The short version:

Unlimited access for one year to materials on CUB's History Channel is available to all who Join Us (see tab). You will appreciate this offer whether you are an interested individual, a student, an academic,a member of the press, a legislator, or a researcher.
The collection includes:
(a) early CUB-affiliated research that was published in professional journals;
(b) early 1980 surveys completed by 243 birthparents on their pregnancy, surrender and reunion experience; and, going back to 1976;
(c) newsletters and
(d) educational materials. Peruse these materials to see what's different, what's never changed, and the work that remains. While viewing the CUB History Channel is highly encouraged, quoting from the material is not allowed without permission. For permissions, contact: Lee Campbell at cub.curator@gmail.com

What:

A few years ago we kicked off the “CUB History Project.” We called it “CHiP” to keep it short, and then the CUB History Channel. It is a work in progress and we welcome your participation in making our history 21 century digitized.
We urge EVERYONE who has EVER been in touch with CUB to join our archeological dig. We need to unearth as many scraps of paper and audio-visual records as possible which have passed between CUB and its Board, CUB and its members, CUB and its organizational friends, and CUB and Jane and John Q. Public. When we receive these treasures, we will oversee their care. We will log each item, attribute you as its source, write a description, scan (if we can afford it) and hold digitized scans aloft on a “cloud.” Access to this cloud will be through CUB’s website. This e-gateway will be forever open to you, CUB alums, new CUB members, historians, social science researchers, lawyers, legislators, writers, reporters and more. The original items you contribute will be shipped to a university archive. Both Harvard University’s Schlessinger Library (which already holds some CUB materials) and the University of Minnesota are interested. A university archive accredits our work and doubles the access to scholars and such. Your freshly unearthed contribution to CUB’s history will get the spotlight it deserves and, in this new way and day, it can help to make real things happen “tomorrow”!

Why:

Aldous Huxley has said that if we don’t know our history, we are doomed to repeat it.
It has been a little frustrating to get lasting traction on CUB’s mission. We want to help you and other adoption-separated people to heal, to find people you hold dear, and, through this process, to learn all you and others can about yourselves so you can tap whatever personal potential you discover. However, our mission has too often been stymied by a spinning of our organizational wheels. Getting a good headway of steam can even be downright sad; for example, when the necessary and ever-welcome infusion of newcomers’ spectacular energy gets wasted.
Without a history to guide them, some newcomers re-invent the same wheels to which veteran reformers have long put their shoulders. Questions from newcomers are amazing ways to see things with fresh eyes. Repeated questions can be good too, since they can help everyone become even clearer. But going over, and over again, the same territory can sometimes result in perfectly good wheels getting stuck in muck.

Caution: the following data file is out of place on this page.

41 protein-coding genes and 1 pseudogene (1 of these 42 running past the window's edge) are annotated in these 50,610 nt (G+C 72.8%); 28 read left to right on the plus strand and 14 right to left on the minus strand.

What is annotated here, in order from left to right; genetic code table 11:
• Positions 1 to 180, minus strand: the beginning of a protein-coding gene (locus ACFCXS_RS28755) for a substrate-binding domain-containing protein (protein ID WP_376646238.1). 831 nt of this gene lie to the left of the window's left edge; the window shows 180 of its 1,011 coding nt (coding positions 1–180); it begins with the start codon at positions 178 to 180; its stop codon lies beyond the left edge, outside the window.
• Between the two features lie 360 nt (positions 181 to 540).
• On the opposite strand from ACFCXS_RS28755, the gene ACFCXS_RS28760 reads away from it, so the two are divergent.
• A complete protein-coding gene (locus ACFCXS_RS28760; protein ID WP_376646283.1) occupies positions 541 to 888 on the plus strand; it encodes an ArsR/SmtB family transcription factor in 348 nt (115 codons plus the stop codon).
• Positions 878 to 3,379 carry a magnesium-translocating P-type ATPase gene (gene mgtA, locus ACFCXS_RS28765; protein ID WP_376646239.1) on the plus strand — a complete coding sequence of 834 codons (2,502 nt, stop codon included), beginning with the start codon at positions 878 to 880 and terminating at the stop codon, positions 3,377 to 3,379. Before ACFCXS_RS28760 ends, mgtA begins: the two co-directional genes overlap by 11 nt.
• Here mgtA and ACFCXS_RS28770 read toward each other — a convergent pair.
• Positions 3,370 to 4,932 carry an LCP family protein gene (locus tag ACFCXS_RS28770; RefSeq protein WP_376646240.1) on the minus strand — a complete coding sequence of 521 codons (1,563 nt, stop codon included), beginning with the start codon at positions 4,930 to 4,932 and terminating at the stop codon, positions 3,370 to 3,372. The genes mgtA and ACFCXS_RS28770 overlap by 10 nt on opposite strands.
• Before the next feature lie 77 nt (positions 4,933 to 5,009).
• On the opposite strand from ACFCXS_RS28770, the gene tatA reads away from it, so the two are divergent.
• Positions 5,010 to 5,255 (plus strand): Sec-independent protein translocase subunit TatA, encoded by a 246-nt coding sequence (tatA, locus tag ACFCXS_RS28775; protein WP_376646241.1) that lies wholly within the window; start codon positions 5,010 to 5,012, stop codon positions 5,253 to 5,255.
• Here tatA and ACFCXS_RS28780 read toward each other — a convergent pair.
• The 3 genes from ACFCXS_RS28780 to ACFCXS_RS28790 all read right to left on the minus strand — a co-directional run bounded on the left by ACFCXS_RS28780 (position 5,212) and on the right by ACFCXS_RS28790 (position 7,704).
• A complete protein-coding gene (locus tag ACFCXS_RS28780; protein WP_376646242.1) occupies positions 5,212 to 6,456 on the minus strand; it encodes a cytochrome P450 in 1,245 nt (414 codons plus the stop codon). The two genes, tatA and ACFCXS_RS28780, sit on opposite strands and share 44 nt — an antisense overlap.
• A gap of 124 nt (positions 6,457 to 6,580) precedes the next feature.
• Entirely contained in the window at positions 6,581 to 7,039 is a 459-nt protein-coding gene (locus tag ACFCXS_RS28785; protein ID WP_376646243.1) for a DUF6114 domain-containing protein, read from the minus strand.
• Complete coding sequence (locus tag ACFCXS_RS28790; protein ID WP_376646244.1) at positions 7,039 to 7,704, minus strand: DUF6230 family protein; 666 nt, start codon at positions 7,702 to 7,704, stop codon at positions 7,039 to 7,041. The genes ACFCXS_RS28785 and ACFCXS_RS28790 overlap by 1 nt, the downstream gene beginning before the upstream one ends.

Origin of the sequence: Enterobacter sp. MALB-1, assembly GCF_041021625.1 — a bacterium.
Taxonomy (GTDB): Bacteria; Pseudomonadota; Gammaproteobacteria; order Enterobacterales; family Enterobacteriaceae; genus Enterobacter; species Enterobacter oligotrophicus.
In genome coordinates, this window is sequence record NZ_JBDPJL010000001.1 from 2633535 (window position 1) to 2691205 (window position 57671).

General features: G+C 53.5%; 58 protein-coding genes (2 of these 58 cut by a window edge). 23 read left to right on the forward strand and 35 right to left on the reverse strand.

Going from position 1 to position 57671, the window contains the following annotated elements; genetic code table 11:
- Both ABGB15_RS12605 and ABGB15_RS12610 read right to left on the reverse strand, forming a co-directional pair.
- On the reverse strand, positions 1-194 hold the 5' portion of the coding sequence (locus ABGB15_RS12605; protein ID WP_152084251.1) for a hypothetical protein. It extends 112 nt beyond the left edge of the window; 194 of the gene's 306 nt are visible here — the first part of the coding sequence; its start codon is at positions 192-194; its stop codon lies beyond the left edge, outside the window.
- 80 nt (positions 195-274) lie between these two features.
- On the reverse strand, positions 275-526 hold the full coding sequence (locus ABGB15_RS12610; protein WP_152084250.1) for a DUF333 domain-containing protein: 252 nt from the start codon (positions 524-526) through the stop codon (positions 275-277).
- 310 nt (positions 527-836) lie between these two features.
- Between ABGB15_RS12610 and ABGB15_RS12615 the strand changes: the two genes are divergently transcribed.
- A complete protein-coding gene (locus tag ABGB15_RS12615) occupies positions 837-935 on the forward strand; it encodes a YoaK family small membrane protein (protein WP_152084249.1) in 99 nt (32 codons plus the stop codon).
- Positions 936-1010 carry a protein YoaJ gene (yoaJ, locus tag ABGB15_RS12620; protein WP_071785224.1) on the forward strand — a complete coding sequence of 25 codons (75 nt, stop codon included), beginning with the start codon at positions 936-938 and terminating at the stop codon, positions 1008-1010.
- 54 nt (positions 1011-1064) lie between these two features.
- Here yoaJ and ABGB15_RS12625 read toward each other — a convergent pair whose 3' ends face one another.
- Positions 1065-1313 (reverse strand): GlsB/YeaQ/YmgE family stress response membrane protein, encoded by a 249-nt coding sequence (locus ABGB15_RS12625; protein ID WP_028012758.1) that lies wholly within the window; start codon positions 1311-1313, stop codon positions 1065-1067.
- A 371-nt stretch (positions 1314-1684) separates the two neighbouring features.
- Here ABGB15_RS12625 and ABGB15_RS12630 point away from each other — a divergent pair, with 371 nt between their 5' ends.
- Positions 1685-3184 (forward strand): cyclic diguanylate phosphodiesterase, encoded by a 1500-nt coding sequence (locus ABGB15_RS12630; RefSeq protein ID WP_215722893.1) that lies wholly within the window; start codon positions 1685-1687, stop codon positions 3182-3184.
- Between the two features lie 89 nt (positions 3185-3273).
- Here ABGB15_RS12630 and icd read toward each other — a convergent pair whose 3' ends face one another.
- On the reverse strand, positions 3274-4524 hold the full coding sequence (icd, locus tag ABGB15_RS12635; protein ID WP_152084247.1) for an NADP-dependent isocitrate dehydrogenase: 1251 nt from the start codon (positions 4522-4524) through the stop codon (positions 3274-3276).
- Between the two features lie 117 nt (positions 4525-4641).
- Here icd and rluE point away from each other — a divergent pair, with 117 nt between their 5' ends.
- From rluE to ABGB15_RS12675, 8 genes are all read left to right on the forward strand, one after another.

Take the term “birthparent”, for one tiny example. Wouldn’t you appreciate it if speculation about where the term really came from was settled once and for all? Not to change your own preference, mind you. But, like President Obama’s birth certificate, to have the distraction over with. Buried in CUB’s scattered history are answers to that question as well as answers to 35 years of other important questions . . . on more terms and language, on legislation, on ways to support and care for yourself and others, and on and on. CUB has a rich history and none of us has the full story. Each of us only has pieces of the puzzle we found during the time frame we were active. We need to piece together this history.
Here’s another “why.” It’s consistent with what CUB is all about. We hope that birthparents dignify their birth experience, that adoptees re-claim their wholeness, that adoptive parents honor what came before they entered the scene, that the laws and practices of our culture reflect for adoption-separated people the same equality beginning to be offered to others who are in, say, a racial or sexual minority. A true and accurate “birth record” is protection. It prevents revisionist history by others who may otherwise misrepresent us and even by those who were there and think, wrongly but understandably, they remember it perfectly. CUB’s very existence is driven by an appreciation for connection. We value individuals’ pasts. Yet, CUB has been curiously (if you think about it) disconnected from our own. Good news is, it’s not too late to walk our own talk. We want to proudly put our history Out There, warts and all, so everyone can be properly awed, can learn from, and can participate more fully in where we go from here.